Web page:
search.noResults

search.searching

saml.title
dataCollection.invalidEmail
note.createNoteMessage

search.noResults

search.searching

orderForm.title

orderForm.productCode
orderForm.description
orderForm.quantity
orderForm.itemPrice
orderForm.price
orderForm.totalPrice
orderForm.deliveryDetails.billingAddress
orderForm.deliveryDetails.deliveryAddress
orderForm.noItems
FEATURE DATA CENTRES


The unique opportunity for Ireland’s data centre sector to lead in sustainable power


Jon Sedgewick, head of market operations at Electricity Exchange, recently told an industry panel that data centres have the opportunity to deploy gas engine infrastructure which can feed back power to the grid. The availability of this type of power generation supports the uptake of renewables by the grid operator by making capacity and supply more reliable as the nation becomes more dependent on renewables. Gas used for back-up is low carbon, especially when running on blended hydrogen. On-site gas generation also brings


Ireland’s data centre sector is emerging as a world leader in the adoption of turbine engines


Ed Ansett, Founder and Chairman of i3 Solutions


Group, asks could the Irish data centre sector explore energy sources such as natural gas, biogas and blended hydrogen for its power


W


hen it comes to reporting new developments, renewable energy


projects and growing capacity, few data centre markets are as fast-paced as that of Ireland. But, for the onlooker, this booming sector is already displaying some of the problems of success. Challenges include how to facilitate demand for power, especially the right type of power, as well as the type of power generation options available to ensure energy-conscious continuous supply to power data centres. If all current and planned onshore and offshore wind power were available at once, Ireland’s grid could feed the requirements of the entire country, including its existing planned data centres, with significant excess residual capacity for export. The country has already made a large investment in onshore wind and, now, with the development offshore wind farms such as Arklow Bank Phase 2, wind energy is catching up with the capacity of Ireland’s established synchronous power stations. However, the wind doesn’t always blow – not even in Ireland, and the sun


22 MAY 2021 | IRISH MANUFACTURING


doesn’t always shine – especially not in Ireland! This means, alternative options are a necessity.


INTERMITTENT POWER Problems surrounding the intermittent nature of renewable power are becoming well-known in the data centre industry. The issue, then, becomes finding an energy source that complements the intermittency of renewables. In rising to this challenge, Ireland’s


data-centre sector is emerging as a world leader in the adoption of gas- reciprocating and turbine engines, including the use of blended hydrogen for on-site generation and battery energy storage systems (BESS). In doing so, it is also gaining valuable experience that will address many of the issues facing the global data-centre market. Because of its grid structure, its investment in onshore and offshore wind, and its access to a natural gas supply, Ireland’s data centres are likely to be the first to benefit from on-site gas engine and BESS operation at scale.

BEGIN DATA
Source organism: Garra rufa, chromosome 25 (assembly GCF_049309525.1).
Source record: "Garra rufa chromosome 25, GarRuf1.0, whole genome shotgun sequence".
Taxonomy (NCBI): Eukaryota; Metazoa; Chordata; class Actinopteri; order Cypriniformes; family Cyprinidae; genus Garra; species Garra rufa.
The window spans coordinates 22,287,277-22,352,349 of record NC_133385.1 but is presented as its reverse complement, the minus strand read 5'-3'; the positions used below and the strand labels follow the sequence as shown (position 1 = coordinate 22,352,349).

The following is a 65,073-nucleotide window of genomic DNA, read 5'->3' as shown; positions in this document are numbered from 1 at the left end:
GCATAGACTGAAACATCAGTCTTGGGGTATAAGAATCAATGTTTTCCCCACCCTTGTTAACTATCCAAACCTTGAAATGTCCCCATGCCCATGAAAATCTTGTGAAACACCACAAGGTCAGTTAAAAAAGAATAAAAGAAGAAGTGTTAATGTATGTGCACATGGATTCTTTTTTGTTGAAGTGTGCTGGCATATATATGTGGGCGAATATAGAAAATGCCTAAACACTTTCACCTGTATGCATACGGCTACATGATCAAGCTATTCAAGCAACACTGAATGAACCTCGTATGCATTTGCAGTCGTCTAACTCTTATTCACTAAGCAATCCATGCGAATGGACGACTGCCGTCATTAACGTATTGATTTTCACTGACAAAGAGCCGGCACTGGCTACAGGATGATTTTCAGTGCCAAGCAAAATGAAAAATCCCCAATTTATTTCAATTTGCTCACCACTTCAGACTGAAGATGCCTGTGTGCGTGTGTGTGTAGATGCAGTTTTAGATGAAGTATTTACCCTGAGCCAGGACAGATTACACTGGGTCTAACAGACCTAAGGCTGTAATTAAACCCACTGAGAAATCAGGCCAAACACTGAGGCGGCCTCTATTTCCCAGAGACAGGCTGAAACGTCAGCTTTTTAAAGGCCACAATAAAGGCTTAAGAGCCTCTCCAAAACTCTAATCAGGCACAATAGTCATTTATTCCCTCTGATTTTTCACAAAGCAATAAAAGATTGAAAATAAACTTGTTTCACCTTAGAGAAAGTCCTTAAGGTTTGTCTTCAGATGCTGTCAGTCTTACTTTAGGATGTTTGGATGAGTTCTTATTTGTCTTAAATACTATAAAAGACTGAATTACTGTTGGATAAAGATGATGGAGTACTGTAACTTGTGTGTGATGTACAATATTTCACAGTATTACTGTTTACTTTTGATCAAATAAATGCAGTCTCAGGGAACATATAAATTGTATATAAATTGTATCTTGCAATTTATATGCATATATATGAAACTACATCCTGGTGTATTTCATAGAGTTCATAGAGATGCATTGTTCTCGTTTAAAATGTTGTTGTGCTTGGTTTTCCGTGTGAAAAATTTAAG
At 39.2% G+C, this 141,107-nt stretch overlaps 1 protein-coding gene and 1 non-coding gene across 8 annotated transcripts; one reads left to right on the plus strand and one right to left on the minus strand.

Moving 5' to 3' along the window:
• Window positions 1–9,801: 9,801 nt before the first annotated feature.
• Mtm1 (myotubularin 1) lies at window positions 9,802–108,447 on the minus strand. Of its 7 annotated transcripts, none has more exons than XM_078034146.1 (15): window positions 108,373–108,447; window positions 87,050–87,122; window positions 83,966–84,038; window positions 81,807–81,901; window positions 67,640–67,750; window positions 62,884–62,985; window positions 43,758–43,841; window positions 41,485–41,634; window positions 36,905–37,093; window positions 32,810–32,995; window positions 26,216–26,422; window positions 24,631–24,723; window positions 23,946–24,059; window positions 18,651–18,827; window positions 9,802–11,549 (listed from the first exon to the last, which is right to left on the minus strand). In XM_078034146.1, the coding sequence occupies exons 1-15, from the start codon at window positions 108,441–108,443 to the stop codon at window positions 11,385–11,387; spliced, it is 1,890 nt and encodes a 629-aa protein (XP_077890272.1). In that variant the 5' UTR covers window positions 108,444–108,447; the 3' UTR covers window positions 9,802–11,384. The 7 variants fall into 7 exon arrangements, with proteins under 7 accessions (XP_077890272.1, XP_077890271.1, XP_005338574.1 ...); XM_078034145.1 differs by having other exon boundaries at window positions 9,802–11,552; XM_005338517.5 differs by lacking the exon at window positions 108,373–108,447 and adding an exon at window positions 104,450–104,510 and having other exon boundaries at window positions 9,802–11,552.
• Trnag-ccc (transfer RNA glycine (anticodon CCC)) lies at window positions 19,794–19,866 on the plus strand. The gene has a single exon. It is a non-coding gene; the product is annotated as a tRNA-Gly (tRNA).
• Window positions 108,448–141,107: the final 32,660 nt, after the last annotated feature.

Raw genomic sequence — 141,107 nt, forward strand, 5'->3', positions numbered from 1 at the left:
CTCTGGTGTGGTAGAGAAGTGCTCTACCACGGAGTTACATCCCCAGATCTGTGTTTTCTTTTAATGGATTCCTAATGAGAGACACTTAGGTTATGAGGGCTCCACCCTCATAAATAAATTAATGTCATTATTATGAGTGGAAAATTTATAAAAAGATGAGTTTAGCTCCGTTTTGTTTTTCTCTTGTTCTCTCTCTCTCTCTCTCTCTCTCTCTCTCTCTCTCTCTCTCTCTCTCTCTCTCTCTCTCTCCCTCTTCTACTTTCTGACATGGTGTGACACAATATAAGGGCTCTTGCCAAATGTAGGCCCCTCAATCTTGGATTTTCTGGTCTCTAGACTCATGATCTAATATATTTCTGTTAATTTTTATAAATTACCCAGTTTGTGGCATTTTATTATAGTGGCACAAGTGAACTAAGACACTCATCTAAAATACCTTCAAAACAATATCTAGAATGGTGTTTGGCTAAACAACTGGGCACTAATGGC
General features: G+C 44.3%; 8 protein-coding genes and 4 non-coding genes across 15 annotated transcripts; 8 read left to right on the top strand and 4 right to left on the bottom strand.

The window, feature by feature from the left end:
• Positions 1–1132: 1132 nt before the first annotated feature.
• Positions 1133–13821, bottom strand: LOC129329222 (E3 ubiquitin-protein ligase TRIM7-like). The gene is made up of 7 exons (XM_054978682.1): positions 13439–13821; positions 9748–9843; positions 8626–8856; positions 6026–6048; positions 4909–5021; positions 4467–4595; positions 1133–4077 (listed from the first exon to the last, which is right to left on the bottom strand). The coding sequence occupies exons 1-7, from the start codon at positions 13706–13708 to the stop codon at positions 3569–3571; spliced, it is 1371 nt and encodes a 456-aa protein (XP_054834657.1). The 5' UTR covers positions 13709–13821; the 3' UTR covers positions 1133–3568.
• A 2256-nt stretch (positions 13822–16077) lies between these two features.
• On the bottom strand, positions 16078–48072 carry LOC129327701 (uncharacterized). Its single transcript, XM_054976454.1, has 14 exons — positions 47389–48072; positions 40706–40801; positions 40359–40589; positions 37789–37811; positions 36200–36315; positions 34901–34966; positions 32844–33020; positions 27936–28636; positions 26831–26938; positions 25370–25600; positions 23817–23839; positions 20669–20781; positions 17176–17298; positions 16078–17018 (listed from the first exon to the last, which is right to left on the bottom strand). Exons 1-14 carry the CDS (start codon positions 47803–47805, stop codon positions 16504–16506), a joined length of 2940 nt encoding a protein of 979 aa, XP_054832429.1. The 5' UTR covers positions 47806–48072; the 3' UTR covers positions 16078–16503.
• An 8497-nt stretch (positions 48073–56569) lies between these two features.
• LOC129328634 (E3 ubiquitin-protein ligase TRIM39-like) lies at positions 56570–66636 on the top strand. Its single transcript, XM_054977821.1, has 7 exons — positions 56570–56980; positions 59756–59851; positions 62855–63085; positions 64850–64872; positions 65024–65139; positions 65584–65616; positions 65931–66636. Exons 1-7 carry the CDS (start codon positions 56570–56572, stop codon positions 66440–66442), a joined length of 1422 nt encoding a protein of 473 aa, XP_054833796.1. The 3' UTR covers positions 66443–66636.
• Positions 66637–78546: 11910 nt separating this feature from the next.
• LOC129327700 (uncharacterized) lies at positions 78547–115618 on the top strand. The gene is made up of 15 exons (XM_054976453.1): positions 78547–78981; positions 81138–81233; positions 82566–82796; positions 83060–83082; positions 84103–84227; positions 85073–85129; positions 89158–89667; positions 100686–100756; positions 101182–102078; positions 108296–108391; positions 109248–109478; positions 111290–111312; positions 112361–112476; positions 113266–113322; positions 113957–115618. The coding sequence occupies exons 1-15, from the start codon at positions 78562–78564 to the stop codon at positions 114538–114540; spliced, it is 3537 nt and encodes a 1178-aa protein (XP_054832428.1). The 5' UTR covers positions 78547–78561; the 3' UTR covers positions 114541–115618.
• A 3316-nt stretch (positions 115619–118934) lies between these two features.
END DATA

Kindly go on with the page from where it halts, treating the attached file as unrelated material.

other benefits. These include offsetting peak power tariffs for operators, the option to generate payments for demand side response (DSR) supplies fed back into the grid, and even enabling grid sustainability through its reliability to support the grid when renewable power availability ramps down and demand ramps up.


While supply and distribution challenges are complex, the data centre sector could lead the way in the innovative use of on-site gas- reciprocating engines and turbines to generate power either be captured in energy-storage systems or supplied directly to the grid to meet demand.


RENEWABLE As Ireland’s grid shifts to become more and more dependent on the use of renewables, the concept of System Non-Synchronous Penetration (SNSP) comes into play. Renewable generation is non-synchronous, meaning it produces a variable amount of energy depending on wind availability and the amount of sunlight. SNSP is the metric used to measure


i3


Solutions Group i3.solutions


the maximum amount of renewable and HVDC (high voltage direct current) energy that can be accommodated by the grid at any given moment, before system frequency control becomes too challenging for the operator. At the moment, SNSP is limited to 65% (Q1 2018), but the target for 2030 is achieve an SNSP of 90% or greater. This is a scale challenge. Ireland’s grid will grow to over 11GWs by 2030. Eirgrid forecasts that 25% of the growth in demand could come from data centres. All these power strategies will accelerate Ireland’s journey to a carbon- free future.


/ IRISHMANUFACTURING


Page 1  |  Page 2  |  Page 3  |  Page 4  |  Page 5  |  Page 6  |  Page 7  |  Page 8  |  Page 9  |  Page 10  |  Page 11  |  Page 12  |  Page 13  |  Page 14  |  Page 15  |  Page 16  |  Page 17  |  Page 18  |  Page 19  |  Page 20  |  Page 21  |  Page 22  |  Page 23  |  Page 24  |  Page 25  |  Page 26  |  Page 27  |  Page 28  |  Page 29  |  Page 30  |  Page 31  |  Page 32  |  Page 33  |  Page 34  |  Page 35  |  Page 36